To me, K-State feels like a team that is about to fall sharply. Weber has struggled for consistency and his most notable achievement in Manhattan was largely due to benefiting from playing a 16-seed in the second round. They should still be a good defensive team, but I don't think they will be as good as they were last year. In the past six years, they have had a top-50 offensive efficiency just once, and losing three of their four most efficient offensive pieces means their #98 ranked offensive will likely be worse. Projections have them as a bubble team, but they look more like a NIT team that lacks the firepower to compete for a NCAA bid. The Octagon of Doom is always a tough place to play, so I don't expect an easy win, but Marquette definitely brings the best player and better team into this contest. I think this will be the first home-and-home high major sweep for Marquette of this century.

Marquette Connection: When Marquette enters the Octagon, they will be looking for their first win ever in Manhattan, having gone 0-5 in road games against KSU in the past. That started with a loss against the #1 ranked Wildcats in 1953. The closest Marquette game was a 56-55 loss on January 2, 1986. That game was the second of three consecutive 1-point losses to the Wildcats in consecutive seasons. Tom Copa led the way with 15 points while David Boone added 17 rebounds for the Warriors. On the upside, Marquette has never lost at the Octagon. It opened in 1988, 9 months after the last time Marquette played in Manhattan.

Monday, September 23, 2019

Five Times As Many Click on Game with Marquette 2003 Than Baseball Posts

Planning for the flight into Milwaukee for the tipoff against Loyola (preview here) at my favorite sports time of the year - who would believe the Brewers potential playoff run without Christian Yelich or that the Packers won their first three after being picked to finish 9-7.

I assumed I was one of the few focused on college basketball - so I was surprised to see that my the link to my Value Add Basketball game (a free dice game which features the 2003 Marquette team) on www.pudnersports.com pulled in 2,800 clicks this week - much more than my two main blogs on my Statis-Pro baseball games which drew a fairly average 205 and 254 clicks respectively last week. In that game the Brewers fell just short of my playoffs with a 47-43 mark (see this post which includes a photo of Tony Dorsett at the Pitt/Penn State game I attended for a little football angle). The fact that I play all roster players regardless of injuries helped the Cubs start strong in the Statis-Pro playoffs.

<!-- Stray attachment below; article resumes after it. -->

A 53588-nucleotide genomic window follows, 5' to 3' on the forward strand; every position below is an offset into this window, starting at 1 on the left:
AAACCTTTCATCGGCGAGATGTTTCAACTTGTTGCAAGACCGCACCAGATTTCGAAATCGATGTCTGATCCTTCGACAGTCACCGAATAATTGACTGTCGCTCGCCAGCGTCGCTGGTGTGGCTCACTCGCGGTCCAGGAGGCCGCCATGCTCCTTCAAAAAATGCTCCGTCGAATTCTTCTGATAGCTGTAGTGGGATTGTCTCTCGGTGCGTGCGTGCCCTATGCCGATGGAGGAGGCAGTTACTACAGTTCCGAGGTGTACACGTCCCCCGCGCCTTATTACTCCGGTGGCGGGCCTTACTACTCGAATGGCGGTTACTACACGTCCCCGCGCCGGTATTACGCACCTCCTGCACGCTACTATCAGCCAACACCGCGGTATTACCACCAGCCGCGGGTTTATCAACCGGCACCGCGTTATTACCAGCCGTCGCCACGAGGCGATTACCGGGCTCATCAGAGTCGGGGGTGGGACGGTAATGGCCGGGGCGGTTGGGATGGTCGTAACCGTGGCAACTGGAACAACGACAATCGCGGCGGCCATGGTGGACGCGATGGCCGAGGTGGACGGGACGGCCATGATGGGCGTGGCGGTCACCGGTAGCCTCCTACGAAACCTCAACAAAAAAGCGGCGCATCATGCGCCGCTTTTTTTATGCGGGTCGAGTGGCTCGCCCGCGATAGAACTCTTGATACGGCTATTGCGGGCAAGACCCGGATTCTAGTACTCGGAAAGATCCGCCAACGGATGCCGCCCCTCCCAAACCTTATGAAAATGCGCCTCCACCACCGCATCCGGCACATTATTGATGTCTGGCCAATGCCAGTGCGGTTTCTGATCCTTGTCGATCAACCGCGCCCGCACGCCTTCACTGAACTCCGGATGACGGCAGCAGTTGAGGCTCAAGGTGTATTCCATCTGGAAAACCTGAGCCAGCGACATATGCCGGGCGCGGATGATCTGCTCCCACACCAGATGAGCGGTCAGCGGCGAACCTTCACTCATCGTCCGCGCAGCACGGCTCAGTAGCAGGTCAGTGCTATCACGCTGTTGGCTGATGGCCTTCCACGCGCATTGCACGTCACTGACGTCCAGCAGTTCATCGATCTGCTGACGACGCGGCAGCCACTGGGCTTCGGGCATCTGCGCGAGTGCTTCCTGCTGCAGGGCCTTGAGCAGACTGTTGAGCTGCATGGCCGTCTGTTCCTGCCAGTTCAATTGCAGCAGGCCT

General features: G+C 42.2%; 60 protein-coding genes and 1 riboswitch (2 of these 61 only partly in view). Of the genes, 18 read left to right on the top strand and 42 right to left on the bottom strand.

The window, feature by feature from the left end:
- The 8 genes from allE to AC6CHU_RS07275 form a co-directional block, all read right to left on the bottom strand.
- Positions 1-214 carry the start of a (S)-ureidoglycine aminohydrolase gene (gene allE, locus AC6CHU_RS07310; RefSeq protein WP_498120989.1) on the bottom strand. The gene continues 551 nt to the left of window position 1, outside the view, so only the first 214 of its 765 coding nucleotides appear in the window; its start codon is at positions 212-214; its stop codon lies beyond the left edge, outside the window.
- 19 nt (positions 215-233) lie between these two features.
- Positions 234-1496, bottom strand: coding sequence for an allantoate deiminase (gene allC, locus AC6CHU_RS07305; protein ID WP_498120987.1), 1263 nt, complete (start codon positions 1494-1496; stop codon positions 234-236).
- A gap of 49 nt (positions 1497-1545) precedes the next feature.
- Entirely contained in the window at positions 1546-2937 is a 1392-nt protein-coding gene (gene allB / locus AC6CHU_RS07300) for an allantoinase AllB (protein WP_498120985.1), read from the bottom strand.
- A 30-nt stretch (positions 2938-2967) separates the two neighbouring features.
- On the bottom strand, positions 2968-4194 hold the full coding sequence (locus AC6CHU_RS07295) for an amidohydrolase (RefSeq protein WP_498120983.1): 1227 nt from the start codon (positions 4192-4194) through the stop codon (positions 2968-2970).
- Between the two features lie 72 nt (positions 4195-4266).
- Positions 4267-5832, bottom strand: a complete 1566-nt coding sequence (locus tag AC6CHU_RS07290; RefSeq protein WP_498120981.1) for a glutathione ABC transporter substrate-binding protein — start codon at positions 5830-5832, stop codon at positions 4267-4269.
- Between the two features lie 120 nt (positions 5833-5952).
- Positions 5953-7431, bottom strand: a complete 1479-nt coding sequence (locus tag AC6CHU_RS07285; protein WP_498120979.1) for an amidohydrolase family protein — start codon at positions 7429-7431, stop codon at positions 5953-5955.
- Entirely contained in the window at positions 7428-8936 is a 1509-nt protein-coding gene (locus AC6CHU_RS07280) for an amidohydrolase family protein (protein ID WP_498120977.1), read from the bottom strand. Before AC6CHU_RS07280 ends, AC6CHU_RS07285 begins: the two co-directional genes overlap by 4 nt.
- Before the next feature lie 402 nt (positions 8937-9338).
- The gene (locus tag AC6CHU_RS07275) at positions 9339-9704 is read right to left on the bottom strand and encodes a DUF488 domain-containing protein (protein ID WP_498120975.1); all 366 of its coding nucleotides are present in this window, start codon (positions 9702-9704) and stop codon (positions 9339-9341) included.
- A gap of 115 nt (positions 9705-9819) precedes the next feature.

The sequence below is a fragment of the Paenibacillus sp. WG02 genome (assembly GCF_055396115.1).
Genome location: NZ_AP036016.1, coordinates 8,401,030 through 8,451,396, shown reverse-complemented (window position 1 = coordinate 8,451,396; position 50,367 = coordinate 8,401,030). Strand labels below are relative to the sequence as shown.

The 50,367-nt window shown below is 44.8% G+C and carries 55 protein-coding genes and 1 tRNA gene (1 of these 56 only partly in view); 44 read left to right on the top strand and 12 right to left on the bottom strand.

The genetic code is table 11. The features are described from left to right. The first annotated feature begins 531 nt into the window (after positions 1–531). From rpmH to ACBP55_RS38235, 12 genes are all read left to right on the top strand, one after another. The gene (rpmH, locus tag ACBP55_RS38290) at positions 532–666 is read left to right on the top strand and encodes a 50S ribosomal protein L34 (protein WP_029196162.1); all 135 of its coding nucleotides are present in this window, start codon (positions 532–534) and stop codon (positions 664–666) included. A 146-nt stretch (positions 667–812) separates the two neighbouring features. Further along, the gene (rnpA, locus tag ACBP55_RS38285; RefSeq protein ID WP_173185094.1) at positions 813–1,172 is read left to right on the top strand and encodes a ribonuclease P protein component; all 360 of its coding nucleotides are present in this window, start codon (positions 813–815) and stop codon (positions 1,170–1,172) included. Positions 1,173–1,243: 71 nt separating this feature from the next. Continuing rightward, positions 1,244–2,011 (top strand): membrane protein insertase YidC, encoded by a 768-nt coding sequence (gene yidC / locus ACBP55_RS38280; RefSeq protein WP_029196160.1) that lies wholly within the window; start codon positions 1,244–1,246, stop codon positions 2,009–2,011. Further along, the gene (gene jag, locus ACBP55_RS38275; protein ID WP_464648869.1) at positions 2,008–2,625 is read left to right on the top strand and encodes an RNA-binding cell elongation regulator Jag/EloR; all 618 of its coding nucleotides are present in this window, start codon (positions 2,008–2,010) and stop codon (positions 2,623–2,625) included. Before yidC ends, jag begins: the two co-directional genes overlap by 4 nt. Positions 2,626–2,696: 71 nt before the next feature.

I started www.pudnersports.com after placing a few posts at www.crackedsidewalks.com that were not Marquette-centric, and realizing I should set up a new blog for those. For those of you who do not use blogger, it gives you a screen shot to check your traffic and see how many clicks each post gets to give you a screen like this.

The story on how to play the basketball game includes links to players for 48 great teams of this Century - the 42 schools which placed a team in the Final Four or the top five of www.kenpom.com and six extra teams with a great player I just wanted to include to round out each conference. I played a few games last season before shifting to baseball, and these will be the Big East standings when I resume to get fired up for Markus Howard and company.

Big East (past & present)WLPtsPtsAllPt Dif
Connecticut 200431736013.0
Villanova 20182174695.0
Marquette 20032173730.0
Louisville 20131174695.0
Georgetown 20071176715.0
Cincinnati 2002117175-4.0
Creighton 2014027285-13.0
Butler 2010025480-26.0

Marquette 2003 edged 2014 National Player of the Year Doug McDermott  84-83 and defeated Steve Logan's 2002 team 73-62 (not far from their actual 77-63 win in the CUSA Championship). However, Roy Hibbert and the Georgetown 2007 team beatup on MU inside for a 74-62 win, and MU still needs to play the three national champions in the conference - UConn 2004, Louisville 2013 and Villanova 2018.

The results for all 6 conferences games appear in this google doc, or if you can open this image big enough, you can see all results here. Good luck Brewers and Packers for all those back in Milwaukee, but happy to see others geared up for basketball already.

Jacksonville Preview

Jacksonville Dolphins
December 4, fiserv.forum

Coach: Tony Jasick (70-92 at Jacksonville, 122-139 overall)
3-Year NCAA Rank Average: 287.3
3-Year kenpom Average: 280.7
2019-20 T-Rank Projection: 299

Projected Starters: PG Aamahne Santos (5'10" Sr), SG DeAnthony McCallum (6'4" Sr), SF Kevin Norman (6'4" Jr), PF Tyreese Davis (6'6" So), C Dave Bell (6'9" Sr)

The Dolphins had an up and down season last year with the downs generally lasting longer than the ups. When they were good, it was largely down to two players: star guard J.D. Notae, who led the team in scoring, rebounding, and assists and forward Jace Hogan. Any momentum the Dolphins hoped to build was largely hurt with the graduation of Hogan and the transfer of Notae to Arkansas, one of four guards to leave the program this past offseason.

If there's reason for optimism, it's the return of three starters. Santos slides to the point from the SG position, Davis flashed potential before missing the final few games of the season, and Bell anchored the middle after transferring in from Ohio State. In addition, McCallum was a spot-starter and Norman was a JUCO All-American so there is experience in this team.

In Tony Jasick's first three years at Jacksonville, the Dolphins progressively shot more and more threes and did so at a highly effective rate, which was a continuation of what he had taught at IPFW. They seemed to be embracing pace and space, and then the previous coach's players graduated and those numbers fell off a cliff. The one positive adjustment they made was pounding inside, which they have done effectively as Bell, McCallum, and Davis were all over 54% on 2PFGs. But defensively they were one of the worst teams in the country at stopping the three. When you play really fast and let other teams make a lot of threes, it generally doesn't end well.